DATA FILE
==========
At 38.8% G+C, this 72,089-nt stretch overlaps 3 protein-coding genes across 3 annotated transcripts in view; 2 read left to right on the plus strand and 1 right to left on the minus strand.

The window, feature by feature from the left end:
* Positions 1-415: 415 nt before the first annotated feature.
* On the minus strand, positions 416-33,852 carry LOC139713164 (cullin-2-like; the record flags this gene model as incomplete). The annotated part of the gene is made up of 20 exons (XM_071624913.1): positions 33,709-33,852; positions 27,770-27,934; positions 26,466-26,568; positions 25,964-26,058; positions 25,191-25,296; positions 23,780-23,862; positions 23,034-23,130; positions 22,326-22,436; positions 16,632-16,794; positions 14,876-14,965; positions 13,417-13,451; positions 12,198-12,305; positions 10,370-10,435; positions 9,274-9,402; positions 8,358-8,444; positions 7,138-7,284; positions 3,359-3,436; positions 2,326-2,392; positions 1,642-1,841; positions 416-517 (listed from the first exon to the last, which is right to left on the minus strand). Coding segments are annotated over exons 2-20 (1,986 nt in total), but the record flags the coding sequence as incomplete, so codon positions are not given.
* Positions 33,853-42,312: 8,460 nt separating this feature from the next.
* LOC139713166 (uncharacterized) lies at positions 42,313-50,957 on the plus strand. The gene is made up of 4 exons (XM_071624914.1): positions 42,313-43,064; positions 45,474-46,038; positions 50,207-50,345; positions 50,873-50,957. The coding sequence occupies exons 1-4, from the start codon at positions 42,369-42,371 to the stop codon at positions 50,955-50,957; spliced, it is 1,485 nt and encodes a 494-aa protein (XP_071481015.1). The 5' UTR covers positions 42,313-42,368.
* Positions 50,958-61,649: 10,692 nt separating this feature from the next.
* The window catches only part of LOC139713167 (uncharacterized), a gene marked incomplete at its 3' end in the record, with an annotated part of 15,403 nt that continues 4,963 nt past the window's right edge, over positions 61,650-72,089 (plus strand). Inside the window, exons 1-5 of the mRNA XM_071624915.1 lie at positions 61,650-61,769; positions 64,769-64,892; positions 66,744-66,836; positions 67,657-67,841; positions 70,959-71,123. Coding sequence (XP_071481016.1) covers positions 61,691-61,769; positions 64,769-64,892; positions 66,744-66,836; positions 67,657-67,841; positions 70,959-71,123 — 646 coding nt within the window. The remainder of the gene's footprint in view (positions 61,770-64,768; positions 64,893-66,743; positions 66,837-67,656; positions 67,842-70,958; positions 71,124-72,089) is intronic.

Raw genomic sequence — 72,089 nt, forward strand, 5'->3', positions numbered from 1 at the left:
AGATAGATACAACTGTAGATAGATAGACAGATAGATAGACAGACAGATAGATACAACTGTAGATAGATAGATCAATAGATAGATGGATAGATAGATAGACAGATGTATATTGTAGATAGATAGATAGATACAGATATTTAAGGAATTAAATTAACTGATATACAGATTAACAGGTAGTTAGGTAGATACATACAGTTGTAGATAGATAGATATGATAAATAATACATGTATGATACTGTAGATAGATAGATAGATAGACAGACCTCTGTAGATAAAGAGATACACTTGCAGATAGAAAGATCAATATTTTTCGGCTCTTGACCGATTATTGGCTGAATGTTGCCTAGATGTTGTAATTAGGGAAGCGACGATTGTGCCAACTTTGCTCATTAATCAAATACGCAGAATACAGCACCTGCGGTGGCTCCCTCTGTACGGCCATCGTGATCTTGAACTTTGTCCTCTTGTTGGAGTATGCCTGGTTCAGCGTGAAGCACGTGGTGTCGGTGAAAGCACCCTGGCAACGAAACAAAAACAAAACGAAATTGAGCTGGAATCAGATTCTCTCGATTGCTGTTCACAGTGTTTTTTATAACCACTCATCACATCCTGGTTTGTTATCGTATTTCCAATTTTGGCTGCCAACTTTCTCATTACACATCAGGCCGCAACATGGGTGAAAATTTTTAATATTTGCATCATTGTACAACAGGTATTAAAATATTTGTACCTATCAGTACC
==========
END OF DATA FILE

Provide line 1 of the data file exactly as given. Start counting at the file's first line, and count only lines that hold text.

At 38.8% G+C, this 72,089-nt stretch overlaps 3 protein-coding genes across 3 annotated transcripts in view; 2 read left to right on the plus strand and 1 right to left on the minus strand.